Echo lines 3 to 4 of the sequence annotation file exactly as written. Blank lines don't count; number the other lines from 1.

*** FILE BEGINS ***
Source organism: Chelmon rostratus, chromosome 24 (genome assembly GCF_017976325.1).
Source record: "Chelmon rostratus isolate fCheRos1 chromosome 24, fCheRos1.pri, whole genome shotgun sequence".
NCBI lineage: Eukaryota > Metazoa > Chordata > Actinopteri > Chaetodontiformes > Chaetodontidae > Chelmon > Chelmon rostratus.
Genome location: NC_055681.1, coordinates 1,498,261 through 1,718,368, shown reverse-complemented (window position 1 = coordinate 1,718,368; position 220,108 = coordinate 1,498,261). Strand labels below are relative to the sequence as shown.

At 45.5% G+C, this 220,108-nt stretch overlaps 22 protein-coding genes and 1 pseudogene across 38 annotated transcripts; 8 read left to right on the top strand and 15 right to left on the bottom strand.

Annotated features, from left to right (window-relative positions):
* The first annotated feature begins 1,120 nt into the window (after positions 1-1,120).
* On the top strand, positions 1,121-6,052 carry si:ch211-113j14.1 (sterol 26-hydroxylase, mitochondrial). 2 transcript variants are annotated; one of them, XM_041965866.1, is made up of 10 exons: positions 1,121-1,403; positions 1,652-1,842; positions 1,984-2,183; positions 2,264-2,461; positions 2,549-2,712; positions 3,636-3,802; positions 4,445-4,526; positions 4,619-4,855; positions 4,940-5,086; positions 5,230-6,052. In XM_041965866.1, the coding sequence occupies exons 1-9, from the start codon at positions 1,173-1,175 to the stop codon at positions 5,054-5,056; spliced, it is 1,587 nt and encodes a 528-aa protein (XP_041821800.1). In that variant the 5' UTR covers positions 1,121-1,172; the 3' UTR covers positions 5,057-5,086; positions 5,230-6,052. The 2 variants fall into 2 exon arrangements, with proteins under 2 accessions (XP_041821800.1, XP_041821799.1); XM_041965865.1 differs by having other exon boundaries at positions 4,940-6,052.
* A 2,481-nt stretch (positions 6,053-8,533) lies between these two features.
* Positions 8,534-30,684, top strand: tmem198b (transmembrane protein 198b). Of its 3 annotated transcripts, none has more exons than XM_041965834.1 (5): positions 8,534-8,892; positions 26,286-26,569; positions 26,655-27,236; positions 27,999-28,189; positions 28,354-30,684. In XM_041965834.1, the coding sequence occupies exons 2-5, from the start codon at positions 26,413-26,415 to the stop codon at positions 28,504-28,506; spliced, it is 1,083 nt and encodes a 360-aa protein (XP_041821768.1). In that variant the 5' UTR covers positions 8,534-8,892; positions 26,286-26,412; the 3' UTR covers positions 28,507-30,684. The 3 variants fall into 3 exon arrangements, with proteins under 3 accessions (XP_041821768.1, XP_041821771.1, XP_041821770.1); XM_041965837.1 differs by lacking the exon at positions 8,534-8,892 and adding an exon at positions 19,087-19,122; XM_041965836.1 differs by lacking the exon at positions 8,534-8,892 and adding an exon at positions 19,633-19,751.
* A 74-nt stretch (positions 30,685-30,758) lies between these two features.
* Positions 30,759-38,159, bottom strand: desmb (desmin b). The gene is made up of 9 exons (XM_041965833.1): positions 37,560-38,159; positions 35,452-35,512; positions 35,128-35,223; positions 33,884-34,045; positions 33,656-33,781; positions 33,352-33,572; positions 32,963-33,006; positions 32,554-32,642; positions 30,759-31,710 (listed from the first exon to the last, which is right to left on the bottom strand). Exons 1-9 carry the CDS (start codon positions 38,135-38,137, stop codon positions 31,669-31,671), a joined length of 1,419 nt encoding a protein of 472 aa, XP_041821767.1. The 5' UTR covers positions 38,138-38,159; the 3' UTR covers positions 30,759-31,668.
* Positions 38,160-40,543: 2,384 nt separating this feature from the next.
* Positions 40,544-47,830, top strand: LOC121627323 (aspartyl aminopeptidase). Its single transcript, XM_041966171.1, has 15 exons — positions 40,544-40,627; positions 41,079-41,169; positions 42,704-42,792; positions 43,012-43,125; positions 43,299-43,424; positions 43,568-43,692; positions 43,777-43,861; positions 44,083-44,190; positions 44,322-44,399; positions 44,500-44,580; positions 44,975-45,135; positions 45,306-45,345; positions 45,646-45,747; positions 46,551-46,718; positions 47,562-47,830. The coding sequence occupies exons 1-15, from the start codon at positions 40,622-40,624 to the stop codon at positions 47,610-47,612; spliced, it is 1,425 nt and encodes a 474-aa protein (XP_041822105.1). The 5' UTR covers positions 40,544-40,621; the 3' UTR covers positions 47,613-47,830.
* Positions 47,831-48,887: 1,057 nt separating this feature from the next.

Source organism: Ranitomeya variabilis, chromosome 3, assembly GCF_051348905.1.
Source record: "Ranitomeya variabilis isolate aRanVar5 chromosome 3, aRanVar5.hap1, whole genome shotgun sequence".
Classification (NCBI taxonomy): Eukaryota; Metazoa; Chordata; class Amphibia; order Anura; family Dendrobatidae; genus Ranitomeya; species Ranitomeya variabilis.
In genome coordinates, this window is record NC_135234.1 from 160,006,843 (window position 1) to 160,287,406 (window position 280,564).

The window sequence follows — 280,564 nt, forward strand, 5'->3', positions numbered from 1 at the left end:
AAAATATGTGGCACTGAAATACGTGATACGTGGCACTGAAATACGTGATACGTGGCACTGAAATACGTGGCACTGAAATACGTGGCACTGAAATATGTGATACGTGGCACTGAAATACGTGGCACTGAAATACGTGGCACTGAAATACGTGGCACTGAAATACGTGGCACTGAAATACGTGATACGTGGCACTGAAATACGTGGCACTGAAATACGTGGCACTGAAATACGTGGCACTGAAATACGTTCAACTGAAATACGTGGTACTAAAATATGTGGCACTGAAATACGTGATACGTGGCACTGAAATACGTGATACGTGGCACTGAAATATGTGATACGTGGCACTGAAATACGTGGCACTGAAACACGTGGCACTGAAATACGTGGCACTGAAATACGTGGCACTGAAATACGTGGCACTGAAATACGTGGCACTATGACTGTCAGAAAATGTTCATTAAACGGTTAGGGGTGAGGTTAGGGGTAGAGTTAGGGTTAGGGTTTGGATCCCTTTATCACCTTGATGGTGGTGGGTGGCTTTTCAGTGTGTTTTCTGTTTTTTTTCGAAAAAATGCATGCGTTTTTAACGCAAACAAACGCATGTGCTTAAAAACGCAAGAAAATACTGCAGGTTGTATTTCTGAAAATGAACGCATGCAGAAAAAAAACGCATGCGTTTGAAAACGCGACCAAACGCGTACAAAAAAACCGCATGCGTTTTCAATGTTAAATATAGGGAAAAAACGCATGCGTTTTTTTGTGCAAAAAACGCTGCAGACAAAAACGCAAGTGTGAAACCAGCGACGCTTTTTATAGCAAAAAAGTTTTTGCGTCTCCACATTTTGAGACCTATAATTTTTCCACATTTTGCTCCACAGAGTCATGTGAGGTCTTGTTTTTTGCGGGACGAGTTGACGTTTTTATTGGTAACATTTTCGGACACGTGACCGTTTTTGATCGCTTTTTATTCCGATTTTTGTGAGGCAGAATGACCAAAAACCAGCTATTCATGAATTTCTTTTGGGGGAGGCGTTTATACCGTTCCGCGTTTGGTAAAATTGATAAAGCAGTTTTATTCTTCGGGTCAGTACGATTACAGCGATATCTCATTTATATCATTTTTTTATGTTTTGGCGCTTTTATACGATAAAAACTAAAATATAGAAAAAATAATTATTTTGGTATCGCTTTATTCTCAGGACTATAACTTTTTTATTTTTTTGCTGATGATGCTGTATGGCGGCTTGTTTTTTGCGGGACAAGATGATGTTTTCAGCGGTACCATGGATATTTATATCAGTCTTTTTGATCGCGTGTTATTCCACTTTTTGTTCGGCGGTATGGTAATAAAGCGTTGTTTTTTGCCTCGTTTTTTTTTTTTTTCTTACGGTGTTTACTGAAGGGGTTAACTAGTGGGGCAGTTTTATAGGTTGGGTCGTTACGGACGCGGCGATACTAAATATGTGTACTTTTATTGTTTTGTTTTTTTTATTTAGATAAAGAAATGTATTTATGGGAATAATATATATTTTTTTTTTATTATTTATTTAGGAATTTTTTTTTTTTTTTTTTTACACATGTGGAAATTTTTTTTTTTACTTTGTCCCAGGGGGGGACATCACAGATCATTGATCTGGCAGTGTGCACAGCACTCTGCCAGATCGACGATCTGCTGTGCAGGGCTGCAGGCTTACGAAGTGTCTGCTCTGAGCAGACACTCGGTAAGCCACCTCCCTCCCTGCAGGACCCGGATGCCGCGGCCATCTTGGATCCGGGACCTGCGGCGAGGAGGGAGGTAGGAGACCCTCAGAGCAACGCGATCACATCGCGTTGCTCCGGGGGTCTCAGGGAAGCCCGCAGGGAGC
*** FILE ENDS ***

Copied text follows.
NCBI lineage: Eukaryota > Metazoa > Chordata > Actinopteri > Chaetodontiformes > Chaetodontidae > Chelmon > Chelmon rostratus.
Genome location: NC_055681.1, coordinates 1,498,261 through 1,718,368, shown reverse-complemented (window position 1 = coordinate 1,718,368; position 220,108 = coordinate 1,498,261). Strand labels below are relative to the sequence as shown.